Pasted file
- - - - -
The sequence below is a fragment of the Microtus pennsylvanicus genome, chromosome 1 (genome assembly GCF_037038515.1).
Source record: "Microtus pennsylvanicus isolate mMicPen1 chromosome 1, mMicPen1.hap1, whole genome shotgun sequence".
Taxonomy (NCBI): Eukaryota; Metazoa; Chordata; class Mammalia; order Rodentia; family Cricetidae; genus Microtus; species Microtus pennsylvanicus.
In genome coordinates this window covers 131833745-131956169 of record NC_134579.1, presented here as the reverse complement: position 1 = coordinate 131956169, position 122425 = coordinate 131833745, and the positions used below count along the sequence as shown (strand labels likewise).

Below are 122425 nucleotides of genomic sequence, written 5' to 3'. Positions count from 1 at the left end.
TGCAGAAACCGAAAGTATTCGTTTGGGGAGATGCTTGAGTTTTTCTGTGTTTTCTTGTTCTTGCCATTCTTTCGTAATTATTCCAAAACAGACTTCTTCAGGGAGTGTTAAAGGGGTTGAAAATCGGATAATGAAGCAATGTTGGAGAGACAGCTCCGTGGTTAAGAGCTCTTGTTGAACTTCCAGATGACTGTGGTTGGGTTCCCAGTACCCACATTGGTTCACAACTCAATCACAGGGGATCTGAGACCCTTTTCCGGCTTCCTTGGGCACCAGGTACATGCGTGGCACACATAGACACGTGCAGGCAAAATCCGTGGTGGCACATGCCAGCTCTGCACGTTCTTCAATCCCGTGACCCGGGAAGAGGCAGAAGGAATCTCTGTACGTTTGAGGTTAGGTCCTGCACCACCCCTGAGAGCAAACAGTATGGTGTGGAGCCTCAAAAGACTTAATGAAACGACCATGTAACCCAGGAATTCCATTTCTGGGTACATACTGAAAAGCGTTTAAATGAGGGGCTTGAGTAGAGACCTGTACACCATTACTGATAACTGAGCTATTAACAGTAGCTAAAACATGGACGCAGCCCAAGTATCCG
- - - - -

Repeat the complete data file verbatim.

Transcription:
The sequence below is a fragment of the Microtus pennsylvanicus genome, chromosome 1 (genome assembly GCF_037038515.1).
Source record: "Microtus pennsylvanicus isolate mMicPen1 chromosome 1, mMicPen1.hap1, whole genome shotgun sequence".
Taxonomy (NCBI): Eukaryota; Metazoa; Chordata; class Mammalia; order Rodentia; family Cricetidae; genus Microtus; species Microtus pennsylvanicus.
In genome coordinates this window covers 131833745-131956169 of record NC_134579.1, presented here as the reverse complement: position 1 = coordinate 131956169, position 122425 = coordinate 131833745, and the positions used below count along the sequence as shown (strand labels likewise).

Below are 122425 nucleotides of genomic sequence, written 5' to 3'. Positions count from 1 at the left end.
TGCAGAAACCGAAAGTATTCGTTTGGGGAGATGCTTGAGTTTTTCTGTGTTTTCTTGTTCTTGCCATTCTTTCGTAATTATTCCAAAACAGACTTCTTCAGGGAGTGTTAAAGGGGTTGAAAATCGGATAATGAAGCAATGTTGGAGAGACAGCTCCGTGGTTAAGAGCTCTTGTTGAACTTCCAGATGACTGTGGTTGGGTTCCCAGTACCCACATTGGTTCACAACTCAATCACAGGGGATCTGAGACCCTTTTCCGGCTTCCTTGGGCACCAGGTACATGCGTGGCACACATAGACACGTGCAGGCAAAATCCGTGGTGGCACATGCCAGCTCTGCACGTTCTTCAATCCCGTGACCCGGGAAGAGGCAGAAGGAATCTCTGTACGTTTGAGGTTAGGTCCTGCACCACCCCTGAGAGCAAACAGTATGGTGTGGAGCCTCAAAAGACTTAATGAAACGACCATGTAACCCAGGAATTCCATTTCTGGGTACATACTGAAAAGCGTTTAAATGAGGGGCTTGAGTAGAGACCTGTACACCATTACTGATAACTGAGCTATTAACAGTAGCTAAAACATGGACGCAGCCCAAGTATCCG